Due to the decrease in available instruction, my Introduction to Large Format Photography workshops have become increasingly sought after. Please do not delay your registration, as I expect this workshop to fill quickly. For more information and to register for this workshop, please see my Workshops page. Thank you for your interest!

You are visiting the blog of fine art photographer Michael E. Gordon. For additional photos and information, please visit his official website.

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The Creative Landscape Photography Experience

Canyon BonsaiAnn Torrence attended our recent Creative Landscape Photography workshop in and around Capitol Reef National Park, Utah, and shares her experiences and post-workshop thoughts on her blog.

It’s great to learn when your teaching and photographic philosophies really reach your clients. Guy and I resoundingly believe that the strongest photographs arise as the result of a commitment to and a love for your subjects. A plane ticket or road trip to where every photographer wants to go is merely a distraction – the enlightened creative process is a journey, not a destination. Strong photographs can be made in our backyards, and our creative blocks come only from within, not from a lack of something special to photograph or special places to do it.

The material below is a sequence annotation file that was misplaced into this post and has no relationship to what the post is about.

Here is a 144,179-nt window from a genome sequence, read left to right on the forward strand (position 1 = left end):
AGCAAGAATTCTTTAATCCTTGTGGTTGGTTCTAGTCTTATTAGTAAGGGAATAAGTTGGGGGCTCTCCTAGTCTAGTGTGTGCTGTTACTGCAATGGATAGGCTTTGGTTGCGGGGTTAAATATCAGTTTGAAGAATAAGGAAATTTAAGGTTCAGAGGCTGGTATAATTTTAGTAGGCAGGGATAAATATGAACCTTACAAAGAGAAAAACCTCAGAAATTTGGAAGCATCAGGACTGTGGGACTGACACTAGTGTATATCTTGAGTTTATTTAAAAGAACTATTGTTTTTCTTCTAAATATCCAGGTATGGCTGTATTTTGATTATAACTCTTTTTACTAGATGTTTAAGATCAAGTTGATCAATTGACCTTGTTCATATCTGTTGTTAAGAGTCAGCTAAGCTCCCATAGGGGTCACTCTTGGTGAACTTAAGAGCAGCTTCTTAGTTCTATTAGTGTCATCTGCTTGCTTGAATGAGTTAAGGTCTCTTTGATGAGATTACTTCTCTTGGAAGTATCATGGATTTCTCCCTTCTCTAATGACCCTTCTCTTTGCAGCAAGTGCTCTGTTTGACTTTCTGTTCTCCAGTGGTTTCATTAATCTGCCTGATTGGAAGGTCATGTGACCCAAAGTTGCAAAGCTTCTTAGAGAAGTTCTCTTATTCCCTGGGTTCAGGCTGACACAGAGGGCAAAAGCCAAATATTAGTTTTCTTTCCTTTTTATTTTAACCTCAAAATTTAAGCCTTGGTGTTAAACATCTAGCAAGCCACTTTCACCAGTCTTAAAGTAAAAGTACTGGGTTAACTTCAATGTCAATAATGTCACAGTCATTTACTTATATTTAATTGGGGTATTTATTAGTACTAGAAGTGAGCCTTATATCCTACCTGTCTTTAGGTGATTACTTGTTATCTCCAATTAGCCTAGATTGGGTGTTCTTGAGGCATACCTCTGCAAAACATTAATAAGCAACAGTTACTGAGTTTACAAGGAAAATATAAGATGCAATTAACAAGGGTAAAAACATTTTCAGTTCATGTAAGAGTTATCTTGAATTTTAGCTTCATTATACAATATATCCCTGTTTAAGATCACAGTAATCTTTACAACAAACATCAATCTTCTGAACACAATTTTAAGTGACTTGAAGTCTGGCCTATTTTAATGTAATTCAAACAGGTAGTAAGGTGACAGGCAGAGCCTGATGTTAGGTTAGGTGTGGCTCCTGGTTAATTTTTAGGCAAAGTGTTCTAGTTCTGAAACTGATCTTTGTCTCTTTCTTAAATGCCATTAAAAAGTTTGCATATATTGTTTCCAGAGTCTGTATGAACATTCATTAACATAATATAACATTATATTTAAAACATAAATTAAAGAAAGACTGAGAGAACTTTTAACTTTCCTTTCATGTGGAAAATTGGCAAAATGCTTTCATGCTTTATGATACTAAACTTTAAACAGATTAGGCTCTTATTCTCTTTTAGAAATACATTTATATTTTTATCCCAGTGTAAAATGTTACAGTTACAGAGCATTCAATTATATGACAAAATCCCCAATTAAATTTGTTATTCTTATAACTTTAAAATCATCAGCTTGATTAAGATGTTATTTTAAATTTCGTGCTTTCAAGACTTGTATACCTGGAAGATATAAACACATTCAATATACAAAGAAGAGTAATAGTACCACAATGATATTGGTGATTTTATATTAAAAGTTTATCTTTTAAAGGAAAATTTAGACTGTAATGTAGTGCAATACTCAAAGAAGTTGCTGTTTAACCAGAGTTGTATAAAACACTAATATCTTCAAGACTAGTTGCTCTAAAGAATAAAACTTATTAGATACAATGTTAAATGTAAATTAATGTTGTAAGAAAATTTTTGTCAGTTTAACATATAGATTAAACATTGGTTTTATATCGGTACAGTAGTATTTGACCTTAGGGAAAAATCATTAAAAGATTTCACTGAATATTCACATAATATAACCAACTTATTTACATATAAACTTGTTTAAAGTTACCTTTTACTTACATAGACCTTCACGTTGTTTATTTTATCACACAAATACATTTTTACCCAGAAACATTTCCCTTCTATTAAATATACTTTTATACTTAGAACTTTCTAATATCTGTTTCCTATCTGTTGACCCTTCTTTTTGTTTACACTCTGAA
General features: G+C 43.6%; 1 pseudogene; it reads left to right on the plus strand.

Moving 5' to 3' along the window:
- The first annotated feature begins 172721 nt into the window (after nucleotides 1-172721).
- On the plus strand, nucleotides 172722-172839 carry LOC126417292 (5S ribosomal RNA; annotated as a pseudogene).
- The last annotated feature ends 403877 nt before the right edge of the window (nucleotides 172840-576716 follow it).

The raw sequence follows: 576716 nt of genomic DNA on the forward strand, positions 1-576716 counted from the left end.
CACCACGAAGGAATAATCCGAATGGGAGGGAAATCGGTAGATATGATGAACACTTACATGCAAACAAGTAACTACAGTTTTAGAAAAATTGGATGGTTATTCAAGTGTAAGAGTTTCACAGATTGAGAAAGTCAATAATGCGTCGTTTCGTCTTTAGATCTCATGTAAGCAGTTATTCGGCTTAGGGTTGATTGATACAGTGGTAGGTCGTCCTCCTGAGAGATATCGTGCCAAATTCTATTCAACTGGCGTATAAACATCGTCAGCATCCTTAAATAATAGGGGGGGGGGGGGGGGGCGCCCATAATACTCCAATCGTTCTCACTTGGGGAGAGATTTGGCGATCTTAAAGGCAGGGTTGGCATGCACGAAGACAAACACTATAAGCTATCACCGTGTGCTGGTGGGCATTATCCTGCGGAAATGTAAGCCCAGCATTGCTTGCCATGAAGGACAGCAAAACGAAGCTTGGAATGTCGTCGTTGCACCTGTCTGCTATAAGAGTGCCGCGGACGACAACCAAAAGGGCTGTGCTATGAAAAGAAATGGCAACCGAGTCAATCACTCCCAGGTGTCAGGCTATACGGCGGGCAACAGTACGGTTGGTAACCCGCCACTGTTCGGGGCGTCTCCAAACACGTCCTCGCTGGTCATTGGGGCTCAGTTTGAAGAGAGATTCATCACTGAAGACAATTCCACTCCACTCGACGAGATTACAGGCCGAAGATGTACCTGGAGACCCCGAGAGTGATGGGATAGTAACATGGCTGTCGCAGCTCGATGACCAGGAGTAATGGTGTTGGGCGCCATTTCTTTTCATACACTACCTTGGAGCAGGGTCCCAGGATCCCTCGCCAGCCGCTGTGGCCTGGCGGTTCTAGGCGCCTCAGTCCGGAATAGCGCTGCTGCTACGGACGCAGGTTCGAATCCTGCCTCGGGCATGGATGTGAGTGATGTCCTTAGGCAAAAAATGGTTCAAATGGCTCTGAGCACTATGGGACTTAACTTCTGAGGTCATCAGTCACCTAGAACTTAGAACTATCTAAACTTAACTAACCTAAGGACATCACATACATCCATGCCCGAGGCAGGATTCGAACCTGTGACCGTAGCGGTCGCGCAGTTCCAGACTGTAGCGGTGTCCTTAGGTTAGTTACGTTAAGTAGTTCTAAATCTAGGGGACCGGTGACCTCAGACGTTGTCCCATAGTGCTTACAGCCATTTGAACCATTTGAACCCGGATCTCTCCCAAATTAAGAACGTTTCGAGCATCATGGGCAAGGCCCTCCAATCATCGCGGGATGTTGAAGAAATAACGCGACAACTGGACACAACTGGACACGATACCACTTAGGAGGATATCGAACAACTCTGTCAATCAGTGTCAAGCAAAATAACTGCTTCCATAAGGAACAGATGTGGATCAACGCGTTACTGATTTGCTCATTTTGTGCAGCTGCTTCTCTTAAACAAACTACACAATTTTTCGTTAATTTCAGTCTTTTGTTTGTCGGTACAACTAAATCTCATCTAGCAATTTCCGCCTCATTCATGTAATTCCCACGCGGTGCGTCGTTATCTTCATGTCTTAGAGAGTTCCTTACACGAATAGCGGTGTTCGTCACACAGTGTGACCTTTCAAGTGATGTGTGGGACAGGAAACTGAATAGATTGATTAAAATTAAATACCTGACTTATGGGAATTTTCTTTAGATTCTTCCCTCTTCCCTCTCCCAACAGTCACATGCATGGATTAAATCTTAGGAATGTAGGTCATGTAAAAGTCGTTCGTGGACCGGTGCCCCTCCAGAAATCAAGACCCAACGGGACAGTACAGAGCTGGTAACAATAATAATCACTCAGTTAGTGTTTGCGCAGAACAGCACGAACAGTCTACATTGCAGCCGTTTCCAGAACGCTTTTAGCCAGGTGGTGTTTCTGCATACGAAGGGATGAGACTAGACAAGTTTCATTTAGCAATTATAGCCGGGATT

I’m really pleased that Ann got it, and that it was our workshop that made a difference. I look forward to seeing your new work, Ann!

Creativity – that overused word for such a mysterious process – is often simply the process of learning about ourselves, learning how we have placed limitations on our thinking, and finally, learning that we are our own barrier blocking the creative act“. Brooks Jensen

You are visiting the blog of fine art photographer Michael E. Gordon. For additional photos and information, please visit his official website

A Heartfelt THANKS….

…to my recent workshop clients!

Balaji, Srikumar, Saravanan, and Michael

Balaji, Srikumar, Saravanan, and Michael

On October 3-4, I helped Balaji, Saravanam, and Srikumar discover wonderful locations up and down the Eastern Sierra and Owens Valley during a private tour, and they received their wish of photographing autumn color during the first snowfall of the season (well, it was the second really, but it was the first significant snowfall). Despite falling rather sick just one day before our meeting, I still managed to hang in there and arise way too early each day for our sunrise shoots. Balaji had this to say:

The pleasure was truly ours in sharing such a wonderful locale with an true nature enthusiast like you. I personally came away with such a respect for your knowledge about the area and your admiration for nature and conservation. Many thanks for your incredible energy in spending so much time in the field in those 2 days, in spite of not being at the best of health.”

Creative Landscape Photography Workshop

Creative Landscape Photography Workshop